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Denotation vs. Connotation

sibilant

[sib-uh-luh nt] /ˈsɪb ə lənt/
adjective
1.
2.
Phonetics. characterized by a hissing sound; noting sounds like those spelled with s in this
[th is] /ðɪs/ (Show IPA)
rose
[rohz] /roʊz/ (Show IPA)
pressure
[presh-er] /ˈprɛʃ ər/ (Show IPA)
pleasure
[plezh-er] /ˈplɛʒ ər/ (Show IPA)
and certain similar uses of ch, sh, z, zh, etc.
noun
3.
Phonetics. a sibilant consonant.
Origin of sibilant
1660-1670
1660-70; < Latin sībilant- (stem of sībilāns), present participle of sībilāre to hiss), equivalent to sībil(us) a hissing, whistling (of imitative orig.) + -ant- -ant
Related forms
sibilance, sibilancy, noun
sibilantly, adverb
nonsibilance, noun
nonsibilancy, noun
nonsibilant, adjective, noun
nonsibilantly, adverb
subsibilance, noun
subsibilancy, noun
subsibilant, adjective, noun
subsibilantly, adverb
unsibilant, adjective
Dictionary.com Unabridged
Based on the Random House Dictionary, © Random House, Inc. 2015.
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Examples from the Web for sibilance
Historical Examples
  • She sighed, and the sibilance of it echoed with a strange lingering note between those high gray walls.

    Stubble George Looms
  • Her clan took the word up, and for a time the sibilance of it was like a hiss in the room.

    The Imitator Percival Pollard
  • There was not that sibilance and thunder that had turned me a bit gray inside at first sight of the Eagle.

    The River and I John G. Neihardt
  • So now he puckered his lips to the sibilance of a canoe-song, and waited.

    The Silent Places Steward Edward White
  • His voice, its guttural note alternating with a sibilance on certain words, betrayed no traces of agitation.

  • He nodded without looking at me, and with some sibilance of excuse, read the message.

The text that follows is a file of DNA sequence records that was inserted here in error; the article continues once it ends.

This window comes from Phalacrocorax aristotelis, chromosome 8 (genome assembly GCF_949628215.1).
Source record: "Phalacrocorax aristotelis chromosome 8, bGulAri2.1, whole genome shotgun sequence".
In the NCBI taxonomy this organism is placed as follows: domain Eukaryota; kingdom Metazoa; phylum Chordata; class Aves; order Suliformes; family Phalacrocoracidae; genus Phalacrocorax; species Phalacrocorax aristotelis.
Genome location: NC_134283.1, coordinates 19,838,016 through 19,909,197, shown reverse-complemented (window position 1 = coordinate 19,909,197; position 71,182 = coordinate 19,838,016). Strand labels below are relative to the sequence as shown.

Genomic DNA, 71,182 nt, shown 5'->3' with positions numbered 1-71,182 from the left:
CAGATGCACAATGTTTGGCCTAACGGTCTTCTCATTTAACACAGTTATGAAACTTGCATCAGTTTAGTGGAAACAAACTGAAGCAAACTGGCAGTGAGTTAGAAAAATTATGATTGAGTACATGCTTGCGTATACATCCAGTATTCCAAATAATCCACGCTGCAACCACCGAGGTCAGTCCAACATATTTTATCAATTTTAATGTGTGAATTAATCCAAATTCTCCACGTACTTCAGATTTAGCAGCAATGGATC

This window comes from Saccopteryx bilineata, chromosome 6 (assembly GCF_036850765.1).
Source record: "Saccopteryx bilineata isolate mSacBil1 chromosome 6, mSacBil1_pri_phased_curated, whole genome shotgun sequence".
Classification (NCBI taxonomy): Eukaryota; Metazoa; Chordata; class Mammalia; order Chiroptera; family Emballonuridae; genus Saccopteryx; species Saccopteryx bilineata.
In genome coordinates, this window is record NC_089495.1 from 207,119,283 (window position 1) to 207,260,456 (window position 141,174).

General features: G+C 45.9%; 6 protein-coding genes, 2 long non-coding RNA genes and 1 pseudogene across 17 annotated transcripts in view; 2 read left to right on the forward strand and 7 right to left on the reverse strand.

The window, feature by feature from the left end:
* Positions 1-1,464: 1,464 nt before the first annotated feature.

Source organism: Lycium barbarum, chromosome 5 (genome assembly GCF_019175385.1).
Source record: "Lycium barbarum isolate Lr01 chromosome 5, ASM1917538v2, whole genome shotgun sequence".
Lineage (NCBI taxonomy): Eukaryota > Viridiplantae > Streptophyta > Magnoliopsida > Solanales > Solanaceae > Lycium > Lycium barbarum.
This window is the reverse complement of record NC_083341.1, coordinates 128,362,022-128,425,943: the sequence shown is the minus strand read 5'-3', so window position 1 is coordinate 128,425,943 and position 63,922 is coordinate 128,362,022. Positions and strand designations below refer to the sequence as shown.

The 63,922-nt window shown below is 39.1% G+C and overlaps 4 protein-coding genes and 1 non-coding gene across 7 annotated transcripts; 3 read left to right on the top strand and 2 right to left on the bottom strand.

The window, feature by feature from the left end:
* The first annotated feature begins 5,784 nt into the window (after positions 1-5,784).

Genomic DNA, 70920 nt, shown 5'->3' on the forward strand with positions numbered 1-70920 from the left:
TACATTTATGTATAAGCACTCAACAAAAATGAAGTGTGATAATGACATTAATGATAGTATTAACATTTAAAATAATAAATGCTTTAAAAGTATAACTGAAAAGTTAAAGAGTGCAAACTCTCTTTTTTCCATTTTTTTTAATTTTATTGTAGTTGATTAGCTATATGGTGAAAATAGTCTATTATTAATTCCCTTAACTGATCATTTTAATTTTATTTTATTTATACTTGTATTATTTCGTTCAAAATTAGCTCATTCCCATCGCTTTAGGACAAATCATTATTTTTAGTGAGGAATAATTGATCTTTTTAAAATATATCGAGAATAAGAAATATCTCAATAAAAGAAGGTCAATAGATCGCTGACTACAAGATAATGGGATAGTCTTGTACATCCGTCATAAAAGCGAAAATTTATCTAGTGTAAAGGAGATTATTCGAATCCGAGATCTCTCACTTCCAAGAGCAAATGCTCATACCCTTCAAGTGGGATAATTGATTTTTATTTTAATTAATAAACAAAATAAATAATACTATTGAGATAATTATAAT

The Professor's Mystery Wells Hastings
  • It was a gentle sound, but with a sibilance that held a threat of danger—like the hiss of a gigantic serpent.

  • Then the breaking of a twig and the sibilance of whispering voices—two of them—perhaps more.

    The Vagrant Duke George Gibbs
British Dictionary definitions for sibilance

sibilant

/ˈsɪbɪlənt/
adjective
1.
(phonetics) relating to or denoting the consonants (s, z, / ʃ /, / ʒ /), all pronounced with a characteristic hissing sound
2.
having a hissing sound: the sibilant sound of wind among the leaves
noun
3.
a sibilant consonant
Derived Forms
sibilance, sibilancy, noun
sibilantly, adverb
Word Origin
C17: from Latin sībilāre to hiss, of imitative origin; compare Greek sizein to hiss
Collins English Dictionary - Complete & Unabridged 2012 Digital Edition
© William Collins Sons & Co. Ltd. 1979, 1986 © HarperCollins
Publishers 1998, 2000, 2003, 2005, 2006, 2007, 2009, 2012
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Word Origin and History for sibilance

sibilant

adj.

1660s, from Latin sibilantem (nominative sibilans), present participle of sibilare "to hiss, whistle," possibly of imitative origin (cf. Greek sizein "to hiss," Lettish sikt "to hiss," Old Church Slavonic svistati "to hiss, whistle"). Related: Sibilance; sibilation (1620s).

n.

"speech sound having a hissing effect," 1772, from sibilant (adj.).

Online Etymology Dictionary, © 2010 Douglas Harper
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sibilance in Medicine

sibilant sib·i·lant (sĭb'ə-lənt)
adj.
Of, characterized by, or producing a hissing sound like that of (s) or (sh).

The American Heritage® Stedman's Medical Dictionary
Copyright © 2002, 2001, 1995 by Houghton Mifflin Company. Published by Houghton Mifflin Company.
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